RESEARCH. The relationship between body and words in the films of Carl Theodor Dreyer has long been the subject of interest for the Brazilian researcher Laura Erber. For the past three months she has been conducting research in the Dreyer archive of the Danish Film Institute.
Laura Erber has just returned to Rio de Janeiro in order to complete her PhD-dissertation based on research conducted in Copenhagen. We asked her about the project and about her stay in Denmark.
... the website has served another function in that it offers entry into an enormous amount of material in a very intelligent manner while it doesn't attempt to make the actual archive superfluous.
What is your research project about?
In my PhD-dissertation I attempt to analyze Dreyer's films based on the contrast between what happens with the bodies and faces of Dreyer's characters, and what they express through speech and text.
You find characters in these films who seem to have received a surfeit of prophetic and powerful speech gifts, like Johannes in The Word. When he voices his prophecies about amazing and wondrous things, his face remains neutral and his walk and movement like that of an automaton.
On the other hand, in Joan of Arc, Joan endures a verbal interrogation that forces her to speak, even after she has nothing left to say nor the energy to endure the court's crafty rhetoric. While her speech becomes more and more quiet and her replies fewer and fewer, her face and bodily expression appears to grow stronger.
However, I think the most important and interesting thing about Dreyer is that while the rest of his contemporary filmmakers where striving for a synchronicity and a unity between words and images, he questioned the esthetic that unites and confuses the body with the voice and the words with the subject.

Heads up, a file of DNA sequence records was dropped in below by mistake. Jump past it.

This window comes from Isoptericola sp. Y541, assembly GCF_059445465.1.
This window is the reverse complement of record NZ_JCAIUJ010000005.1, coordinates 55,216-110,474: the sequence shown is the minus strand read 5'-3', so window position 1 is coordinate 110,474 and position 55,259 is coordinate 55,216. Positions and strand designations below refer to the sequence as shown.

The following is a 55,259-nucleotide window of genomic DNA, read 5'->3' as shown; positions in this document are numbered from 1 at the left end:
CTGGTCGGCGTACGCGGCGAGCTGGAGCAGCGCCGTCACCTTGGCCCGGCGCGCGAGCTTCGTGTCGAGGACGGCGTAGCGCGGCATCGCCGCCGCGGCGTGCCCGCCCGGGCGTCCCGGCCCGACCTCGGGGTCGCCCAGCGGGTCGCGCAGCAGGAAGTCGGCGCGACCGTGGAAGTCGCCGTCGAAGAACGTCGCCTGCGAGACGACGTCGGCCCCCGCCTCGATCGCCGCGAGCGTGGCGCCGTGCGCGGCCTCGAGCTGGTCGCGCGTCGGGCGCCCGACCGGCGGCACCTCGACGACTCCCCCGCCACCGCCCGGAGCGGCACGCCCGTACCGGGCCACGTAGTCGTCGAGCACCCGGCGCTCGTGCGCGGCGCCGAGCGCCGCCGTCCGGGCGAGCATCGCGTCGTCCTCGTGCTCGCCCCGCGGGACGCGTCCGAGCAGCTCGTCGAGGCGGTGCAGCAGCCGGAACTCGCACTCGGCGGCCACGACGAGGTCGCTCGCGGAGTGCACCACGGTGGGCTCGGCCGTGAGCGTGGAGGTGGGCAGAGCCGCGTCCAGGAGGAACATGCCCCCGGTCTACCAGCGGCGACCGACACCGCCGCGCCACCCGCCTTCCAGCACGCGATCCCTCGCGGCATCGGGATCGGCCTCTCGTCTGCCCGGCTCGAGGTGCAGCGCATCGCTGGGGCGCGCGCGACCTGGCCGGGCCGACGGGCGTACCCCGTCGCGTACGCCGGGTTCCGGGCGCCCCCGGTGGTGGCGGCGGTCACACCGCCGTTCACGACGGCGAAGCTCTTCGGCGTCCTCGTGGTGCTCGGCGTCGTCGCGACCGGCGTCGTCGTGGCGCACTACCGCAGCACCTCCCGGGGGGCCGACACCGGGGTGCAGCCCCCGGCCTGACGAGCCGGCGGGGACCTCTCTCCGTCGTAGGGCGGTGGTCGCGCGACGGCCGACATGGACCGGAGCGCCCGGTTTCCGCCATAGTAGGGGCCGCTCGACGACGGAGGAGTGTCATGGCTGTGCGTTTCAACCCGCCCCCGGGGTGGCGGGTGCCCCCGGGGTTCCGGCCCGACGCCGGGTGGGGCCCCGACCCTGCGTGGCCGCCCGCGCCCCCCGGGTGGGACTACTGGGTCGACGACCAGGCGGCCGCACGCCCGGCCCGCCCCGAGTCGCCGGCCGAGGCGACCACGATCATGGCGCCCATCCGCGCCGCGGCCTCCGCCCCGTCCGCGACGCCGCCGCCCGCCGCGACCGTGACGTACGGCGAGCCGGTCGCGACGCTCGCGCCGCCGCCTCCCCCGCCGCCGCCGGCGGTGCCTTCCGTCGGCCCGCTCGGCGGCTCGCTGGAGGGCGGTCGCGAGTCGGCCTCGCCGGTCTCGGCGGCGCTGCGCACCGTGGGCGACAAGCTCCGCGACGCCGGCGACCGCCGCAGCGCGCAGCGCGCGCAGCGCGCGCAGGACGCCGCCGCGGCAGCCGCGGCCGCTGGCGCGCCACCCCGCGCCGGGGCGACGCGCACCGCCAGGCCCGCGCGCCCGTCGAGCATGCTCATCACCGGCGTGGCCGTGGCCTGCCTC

It's my sense that Dreyer, even if he never expressed it clearly in interviews or notes, was conscious that there would always be an interval and lack of symmetry between what the body does and what the words express; between subject and the linguistic expression. It is akin to what French psychoanalyst Jacques Lacan refers to when he defines the voice as an object, apart from the body. In other words, the speaking body is always a collage and never an unbreakable unit.
Where does the motivation to research Dreyer come from?
Dreyer is known and admired in Brazil. In a critical essay by Glauber Rochas he compares the Brazilian director Joaquim Pedro de Andrade's O Padre e a Moça (The Priest and the Girl) from 1966 with Dreyer. Dreyer's films made a big impression on the Cinema Novo generation's directors, and even though you can't really say he's well known by a larger audience, his work generates commentary and is often cited. Unfortunately in Brazil we normally only have access to Dreyer's most famous films, and most people are not familiar with any of his other silent movies besides Joan of Arc. And because of that the interested viewers do not have a clear idea of his cinematic development.
How was your experience working with the Dreyer archive?
The Dreyer website is fantastic, very complete and really well thought out. I'd say that for a researcher it's paradise because it offers many different and varied approaches to Dreyer and his work. There are different levels of information and they are all mutually linked in some way. But it's obvious that the meeting with the raw archival material always is a surprise, especially because Dreyer himself was such a passionate researcher who created his own archival system and methods of cataloguing all the material he collected on his various projects.
From my point of view the website has served another function in that it offers entry into an enormous amount of material in a very intelligent manner while it doesn't attempt to make the actual archive superfluous. Here, however, the researcher can experience a more intense and direct contact with Dreyer's way of thinking, and in meeting his passions and obsessions gain a more direct and intimate contact with his creativity. I think the website and the physical archive supplement each other very well.
What is it like for a foreign researcher to utilize the Dreyer Archive?
I have felt very welcome and more than comfortable. The reception I got was exceptional and I was afforded the freedom that turns the meeting with the material into an intimate and intense experience. I will miss this research environment. I also worked at the Royal Danish Library with the goal of reading through the critical bibliography. That was also a great experience in that the search and reservation system works extremely well.